Before I go any further, I’ll put all of Powell at ease: I don’t have a problem with rodeo (cue applause).
What I do have, however, is an unbridled appreciation for small-town communities and their sports. Having spent five years living in rural Chenoa, Ill., a town of about 1,700 residents, I get it. Sports matter here, and fans eat, sleep and breathe their prep athletics. Count me amongst you.
Something else I learned quickly during my time in Chenoa is that, in smaller towns, unfamiliar faces don’t stay that way for long. And I hope to be apart of that same transition in Powell, preferably sooner rather than later.
Residing in central Illinois for a large chunk of my 25 years, there wasn’t much I hadn’t seen or experienced by the time I finally packed up my car to head west on Monday. To say that I felt a little out of place when I pulled up to my new home Tuesday morning would be a grand understatement.
In about 48 hours, I’ve introduced myself to a few of the businesses in town, shaken a few hands and exchanged a few lines of small talk. I hope that trend, and then some, will soon extend to all of you: athletes, coaches, officials, administrators, fans, parents ... readers.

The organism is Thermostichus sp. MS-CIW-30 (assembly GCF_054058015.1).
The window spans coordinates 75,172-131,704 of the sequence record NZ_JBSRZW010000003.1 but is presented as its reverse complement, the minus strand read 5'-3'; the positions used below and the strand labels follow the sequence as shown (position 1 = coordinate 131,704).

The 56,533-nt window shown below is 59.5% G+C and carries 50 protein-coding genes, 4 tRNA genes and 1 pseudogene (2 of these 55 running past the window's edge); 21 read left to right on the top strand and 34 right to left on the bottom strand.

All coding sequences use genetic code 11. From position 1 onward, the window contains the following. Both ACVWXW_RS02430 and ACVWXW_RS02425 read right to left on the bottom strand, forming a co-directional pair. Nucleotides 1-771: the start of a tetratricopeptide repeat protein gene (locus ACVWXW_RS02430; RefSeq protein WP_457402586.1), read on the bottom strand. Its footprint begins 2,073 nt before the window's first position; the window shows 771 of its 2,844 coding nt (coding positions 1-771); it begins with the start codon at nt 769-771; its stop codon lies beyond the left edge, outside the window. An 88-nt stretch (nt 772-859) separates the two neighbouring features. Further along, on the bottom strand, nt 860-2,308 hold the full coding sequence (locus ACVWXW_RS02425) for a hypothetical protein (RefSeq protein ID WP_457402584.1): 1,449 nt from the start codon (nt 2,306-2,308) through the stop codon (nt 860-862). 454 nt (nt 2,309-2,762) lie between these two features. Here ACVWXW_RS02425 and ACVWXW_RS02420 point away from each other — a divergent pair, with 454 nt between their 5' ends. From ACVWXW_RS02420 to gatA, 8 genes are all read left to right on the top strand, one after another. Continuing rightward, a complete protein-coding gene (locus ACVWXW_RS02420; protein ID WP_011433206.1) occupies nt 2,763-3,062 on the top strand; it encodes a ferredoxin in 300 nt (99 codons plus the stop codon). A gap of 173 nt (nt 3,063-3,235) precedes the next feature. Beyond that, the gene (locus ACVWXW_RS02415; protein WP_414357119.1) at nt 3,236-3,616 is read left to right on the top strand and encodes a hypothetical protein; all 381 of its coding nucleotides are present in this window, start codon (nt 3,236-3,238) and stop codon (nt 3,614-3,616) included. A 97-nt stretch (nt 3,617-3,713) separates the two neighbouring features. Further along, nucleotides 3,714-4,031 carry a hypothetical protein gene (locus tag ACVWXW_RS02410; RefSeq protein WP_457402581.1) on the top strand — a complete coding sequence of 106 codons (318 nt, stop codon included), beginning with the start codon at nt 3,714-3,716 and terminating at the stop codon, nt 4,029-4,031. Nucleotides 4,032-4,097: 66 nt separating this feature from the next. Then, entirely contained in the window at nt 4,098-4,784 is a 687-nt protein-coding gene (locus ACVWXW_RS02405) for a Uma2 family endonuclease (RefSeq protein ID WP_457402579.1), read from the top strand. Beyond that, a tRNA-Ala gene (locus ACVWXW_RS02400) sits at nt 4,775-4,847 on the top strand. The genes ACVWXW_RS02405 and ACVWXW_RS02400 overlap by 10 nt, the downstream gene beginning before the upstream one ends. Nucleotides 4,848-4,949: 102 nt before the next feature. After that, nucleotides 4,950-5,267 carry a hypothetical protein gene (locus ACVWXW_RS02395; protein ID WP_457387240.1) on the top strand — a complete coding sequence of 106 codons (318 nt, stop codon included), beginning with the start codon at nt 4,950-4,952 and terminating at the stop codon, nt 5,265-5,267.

You are what drew me here and the reason I’ll stay.
You might be wondering why the Tribune chose someone 1,300 miles away to take over its sports section. That was another mirror inquiry before I left for my first day Wednesday. I’d like to tell you it’s because of my boyish good looks (too much mirror time), but I’ll spare you the charm and instead blame it on my experiences combined with a deep passion for writing.
In a little more than three years of professional journalism, I’ve just about done it all. Besides rodeo (I’ll learn), there isn’t much I haven’t covered in the sports world — high school girls badminton — feel better?
I’ve walked with the pros, the semi-pros, the wannabe pros and pretty much everyone else in between. But like a loyal dog to its owner, I always come back to high school sports.
And how could I not? I’m here because of prep athletes. My career has thrived because of them.
And like the athletes at Powell High School, who’ve cultivated a history of success that should draw envy from every school in the nation, I’m not sure I’d be OK with anything changing in the future.
And for now, it won’t. It took way too much time cramming my belongings into my Pontiac Sunfire like a makeshift Tetris puzzle. Have you seen a Sunfire? I’m lucky I had a place to sit.
I’m even luckier (and honored) to have been given a chair here at the Tribune to share my love of sports with all of you.